You can only accomplish your stated goal if each folder never has more than one file of any given type. That is not a reasonable expectation unless there are unusual circumstances.
But it is possible to insert the name of the parent folder in front of every file - something like
"fileName.ext" --> "parentFolderName_fileName.ext"
FOR /R command can iterate the folder paths of all folders within a root tree.
DIR /B /A-D "folderPath" command can list all files within a folder. But you don't want to rename files that aready begin with the parent folder name, so that can be piped to FINDSTR to exclude the already renamed files.
The results of the piped command can be iterated with FOR /F. The EOL and DELIMS options are used to make sure that the full name of every file is preserved.
%%~nxD returns just the folder name and extension of the parent folder.
Putting it all together, the following long one liner can be used directly on the command line. It will process the tree rooted at the current directory.
for /r %D in (.) do @for /f "eol=: delims=" %F in ('dir /b /a-d "%D" 2^>nul^|findstr /vbic:"%~nxD_"') do ren "%D\%F" "%~nxD_%F"
The command can be put in a script, and then the root folder to process can be passed in as an argument. If no argument is given, then the script processes starting at the current directory. If an argument is given, then that value is used as the root folder.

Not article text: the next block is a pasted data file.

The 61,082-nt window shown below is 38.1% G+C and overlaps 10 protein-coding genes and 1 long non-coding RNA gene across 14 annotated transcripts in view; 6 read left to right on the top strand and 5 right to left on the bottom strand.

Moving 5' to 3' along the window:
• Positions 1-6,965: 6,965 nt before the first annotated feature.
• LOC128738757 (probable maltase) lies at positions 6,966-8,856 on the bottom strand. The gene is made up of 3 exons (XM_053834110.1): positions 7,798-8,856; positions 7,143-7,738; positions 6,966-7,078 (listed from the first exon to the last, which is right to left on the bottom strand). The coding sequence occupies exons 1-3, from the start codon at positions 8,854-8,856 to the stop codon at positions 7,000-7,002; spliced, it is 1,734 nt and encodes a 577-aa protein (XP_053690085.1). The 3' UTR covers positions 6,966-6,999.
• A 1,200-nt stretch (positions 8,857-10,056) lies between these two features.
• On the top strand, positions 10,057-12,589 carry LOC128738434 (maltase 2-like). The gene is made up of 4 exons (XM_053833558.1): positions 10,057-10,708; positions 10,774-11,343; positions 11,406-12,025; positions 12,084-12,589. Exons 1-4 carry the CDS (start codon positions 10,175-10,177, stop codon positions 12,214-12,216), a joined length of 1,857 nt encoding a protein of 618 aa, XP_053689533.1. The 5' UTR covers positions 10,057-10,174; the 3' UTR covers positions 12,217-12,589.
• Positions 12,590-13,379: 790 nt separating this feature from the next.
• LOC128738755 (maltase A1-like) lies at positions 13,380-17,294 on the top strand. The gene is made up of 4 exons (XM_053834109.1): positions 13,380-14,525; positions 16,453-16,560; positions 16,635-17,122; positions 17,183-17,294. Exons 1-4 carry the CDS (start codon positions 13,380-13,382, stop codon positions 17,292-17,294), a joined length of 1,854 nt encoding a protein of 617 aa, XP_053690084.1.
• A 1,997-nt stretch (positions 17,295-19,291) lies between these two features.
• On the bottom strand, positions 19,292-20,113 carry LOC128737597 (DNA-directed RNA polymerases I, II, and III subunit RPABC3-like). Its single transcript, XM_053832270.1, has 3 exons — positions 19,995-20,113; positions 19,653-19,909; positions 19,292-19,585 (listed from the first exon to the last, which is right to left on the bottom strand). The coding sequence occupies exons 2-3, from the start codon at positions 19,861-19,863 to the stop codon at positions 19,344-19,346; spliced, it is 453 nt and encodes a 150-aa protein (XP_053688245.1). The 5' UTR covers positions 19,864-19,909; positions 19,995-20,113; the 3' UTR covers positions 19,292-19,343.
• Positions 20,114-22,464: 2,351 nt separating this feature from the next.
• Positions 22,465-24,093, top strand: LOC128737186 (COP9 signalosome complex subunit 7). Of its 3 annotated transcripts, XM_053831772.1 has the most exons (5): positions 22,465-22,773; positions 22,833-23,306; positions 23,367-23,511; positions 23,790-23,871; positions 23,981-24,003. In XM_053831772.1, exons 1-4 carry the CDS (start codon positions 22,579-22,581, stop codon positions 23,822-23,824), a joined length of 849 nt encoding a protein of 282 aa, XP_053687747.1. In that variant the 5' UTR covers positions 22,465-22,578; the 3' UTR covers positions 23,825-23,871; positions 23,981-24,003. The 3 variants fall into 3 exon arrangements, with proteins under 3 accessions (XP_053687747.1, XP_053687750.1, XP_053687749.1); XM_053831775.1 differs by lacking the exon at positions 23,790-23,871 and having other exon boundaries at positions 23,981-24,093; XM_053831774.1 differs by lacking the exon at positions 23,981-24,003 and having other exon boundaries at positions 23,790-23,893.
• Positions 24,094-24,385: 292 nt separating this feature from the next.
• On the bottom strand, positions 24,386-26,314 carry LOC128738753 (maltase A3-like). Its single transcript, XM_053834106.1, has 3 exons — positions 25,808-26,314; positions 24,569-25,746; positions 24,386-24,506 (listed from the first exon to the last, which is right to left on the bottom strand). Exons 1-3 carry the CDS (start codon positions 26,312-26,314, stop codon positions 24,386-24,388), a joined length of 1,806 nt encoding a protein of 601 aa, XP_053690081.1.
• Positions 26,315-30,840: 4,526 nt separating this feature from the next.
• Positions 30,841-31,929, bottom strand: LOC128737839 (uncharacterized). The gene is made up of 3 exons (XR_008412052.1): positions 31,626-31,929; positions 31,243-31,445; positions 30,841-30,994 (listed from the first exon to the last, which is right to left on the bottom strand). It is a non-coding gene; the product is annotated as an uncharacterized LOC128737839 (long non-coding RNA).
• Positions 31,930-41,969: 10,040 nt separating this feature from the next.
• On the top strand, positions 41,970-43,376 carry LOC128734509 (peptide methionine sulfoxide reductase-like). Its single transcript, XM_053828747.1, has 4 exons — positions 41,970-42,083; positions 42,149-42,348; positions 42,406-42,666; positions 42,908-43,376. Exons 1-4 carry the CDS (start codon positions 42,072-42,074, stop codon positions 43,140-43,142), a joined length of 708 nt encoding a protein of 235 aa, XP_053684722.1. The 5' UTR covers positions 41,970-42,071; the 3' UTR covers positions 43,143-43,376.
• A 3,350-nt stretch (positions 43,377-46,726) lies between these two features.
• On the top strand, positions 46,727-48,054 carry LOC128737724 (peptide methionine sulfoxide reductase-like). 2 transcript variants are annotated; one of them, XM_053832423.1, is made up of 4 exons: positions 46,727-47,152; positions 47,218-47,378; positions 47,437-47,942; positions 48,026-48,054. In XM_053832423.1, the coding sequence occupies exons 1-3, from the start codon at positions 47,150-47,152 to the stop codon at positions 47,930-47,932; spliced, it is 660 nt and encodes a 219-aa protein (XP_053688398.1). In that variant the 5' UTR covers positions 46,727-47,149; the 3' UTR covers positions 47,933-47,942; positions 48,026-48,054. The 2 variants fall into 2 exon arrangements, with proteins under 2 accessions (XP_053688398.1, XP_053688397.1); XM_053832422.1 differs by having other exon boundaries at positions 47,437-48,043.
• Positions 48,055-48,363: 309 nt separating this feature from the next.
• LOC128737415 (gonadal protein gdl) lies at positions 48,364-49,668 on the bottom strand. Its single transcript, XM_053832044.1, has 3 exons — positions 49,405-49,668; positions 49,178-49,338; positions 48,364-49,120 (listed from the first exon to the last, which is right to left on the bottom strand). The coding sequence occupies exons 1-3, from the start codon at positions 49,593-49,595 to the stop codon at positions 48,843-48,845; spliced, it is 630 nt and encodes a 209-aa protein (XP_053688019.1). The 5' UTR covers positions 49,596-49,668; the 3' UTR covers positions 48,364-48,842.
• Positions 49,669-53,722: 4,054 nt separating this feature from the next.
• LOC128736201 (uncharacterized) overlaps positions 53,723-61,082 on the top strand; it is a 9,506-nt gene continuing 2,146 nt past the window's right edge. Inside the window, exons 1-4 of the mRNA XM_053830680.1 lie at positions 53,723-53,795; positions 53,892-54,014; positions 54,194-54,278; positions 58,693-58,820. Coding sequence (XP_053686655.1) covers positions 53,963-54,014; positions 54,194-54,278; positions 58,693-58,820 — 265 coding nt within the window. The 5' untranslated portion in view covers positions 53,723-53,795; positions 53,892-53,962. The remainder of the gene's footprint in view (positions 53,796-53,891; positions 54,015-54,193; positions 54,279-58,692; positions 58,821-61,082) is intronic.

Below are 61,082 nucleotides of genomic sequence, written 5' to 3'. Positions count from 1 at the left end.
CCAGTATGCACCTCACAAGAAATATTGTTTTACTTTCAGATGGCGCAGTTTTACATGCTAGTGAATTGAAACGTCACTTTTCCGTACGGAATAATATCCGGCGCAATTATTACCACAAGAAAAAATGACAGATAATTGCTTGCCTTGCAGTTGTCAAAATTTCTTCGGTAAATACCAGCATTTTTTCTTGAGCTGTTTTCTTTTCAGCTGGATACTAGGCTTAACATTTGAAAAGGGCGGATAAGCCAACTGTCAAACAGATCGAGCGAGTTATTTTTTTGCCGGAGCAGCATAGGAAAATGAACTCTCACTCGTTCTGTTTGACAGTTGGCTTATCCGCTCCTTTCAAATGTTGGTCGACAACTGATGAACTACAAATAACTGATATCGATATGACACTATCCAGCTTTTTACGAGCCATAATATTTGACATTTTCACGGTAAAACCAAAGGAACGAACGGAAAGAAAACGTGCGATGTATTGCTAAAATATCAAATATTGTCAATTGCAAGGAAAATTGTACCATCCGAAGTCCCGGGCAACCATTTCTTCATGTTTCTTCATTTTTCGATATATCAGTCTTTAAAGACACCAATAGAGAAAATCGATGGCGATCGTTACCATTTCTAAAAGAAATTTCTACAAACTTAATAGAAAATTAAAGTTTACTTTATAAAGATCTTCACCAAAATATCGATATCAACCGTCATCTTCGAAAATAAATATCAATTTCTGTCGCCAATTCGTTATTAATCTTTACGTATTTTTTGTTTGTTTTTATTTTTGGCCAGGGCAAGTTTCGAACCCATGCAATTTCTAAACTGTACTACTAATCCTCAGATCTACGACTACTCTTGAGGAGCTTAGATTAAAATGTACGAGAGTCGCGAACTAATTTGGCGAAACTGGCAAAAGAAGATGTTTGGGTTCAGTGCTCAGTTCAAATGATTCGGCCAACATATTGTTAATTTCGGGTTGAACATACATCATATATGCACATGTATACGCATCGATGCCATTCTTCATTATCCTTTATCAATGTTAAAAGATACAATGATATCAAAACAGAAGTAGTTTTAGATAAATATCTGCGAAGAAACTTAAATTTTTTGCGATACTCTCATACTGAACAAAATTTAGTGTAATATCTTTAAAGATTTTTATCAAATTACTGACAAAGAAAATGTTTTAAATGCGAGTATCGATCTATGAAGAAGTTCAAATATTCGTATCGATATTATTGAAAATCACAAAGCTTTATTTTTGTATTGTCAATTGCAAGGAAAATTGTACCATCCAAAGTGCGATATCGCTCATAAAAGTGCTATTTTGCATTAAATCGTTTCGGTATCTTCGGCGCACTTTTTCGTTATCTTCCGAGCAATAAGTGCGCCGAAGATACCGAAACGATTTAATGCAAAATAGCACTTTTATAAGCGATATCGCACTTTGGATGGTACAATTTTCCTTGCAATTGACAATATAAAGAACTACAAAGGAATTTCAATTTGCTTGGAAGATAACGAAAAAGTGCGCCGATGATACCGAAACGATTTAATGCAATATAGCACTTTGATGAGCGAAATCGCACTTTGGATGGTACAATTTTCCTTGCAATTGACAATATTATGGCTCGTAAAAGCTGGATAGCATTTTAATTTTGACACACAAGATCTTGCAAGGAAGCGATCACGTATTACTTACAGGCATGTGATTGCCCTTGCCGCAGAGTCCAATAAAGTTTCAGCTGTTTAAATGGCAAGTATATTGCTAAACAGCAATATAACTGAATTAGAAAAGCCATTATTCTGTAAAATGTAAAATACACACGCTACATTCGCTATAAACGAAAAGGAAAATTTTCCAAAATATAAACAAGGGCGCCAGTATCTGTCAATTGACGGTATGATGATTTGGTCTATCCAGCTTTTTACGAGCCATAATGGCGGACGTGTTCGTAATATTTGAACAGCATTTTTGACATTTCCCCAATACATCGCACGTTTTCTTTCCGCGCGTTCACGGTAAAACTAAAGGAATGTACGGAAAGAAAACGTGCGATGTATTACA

@for /r %1 %%D in (.) do @for /f "eol=: delims=" %%F in (
'dir /b /a-d "%%D" 2^>nul^|findstr /vbic:"%%~nxD_"'
) do ren "%%D\%%F" "%%~nxD_%%F"
The code is simpler if you use my JREN.BAT regular expression renaming utility. It is pure script (hybrid batch/JScript) that runs natively on any Windows machine from XP onward. No 3rd party exe files are needed.
Full documentation is embedded within the utility - accessed via
jren /?, or
jren /?? if you want paged output.
The following simple command will process the tree rooted at the current directory:
for /r %F in (.) do @call jren "^" "%~nxF_" /p "%F" /fx "%~nxF_*"
The first two JREN arguments are the find/replace strings - The search matches the beginning of the file name, and the replace simply insert the parent folder name (with a trailing underscore). The
/P "%F" option specifies the root folder. And the
/FX "%~nxF_* option excludes files that already begin with the name of the parent folder, followed by an underscore.
The command can be put in a batch script that accepts an optional root folder as an argument (process current directory if no value given):
for /r %1 %%F in (.) do call jren "^" "%%~nxF_" /p "%%F" /fx "%%~nxF_*"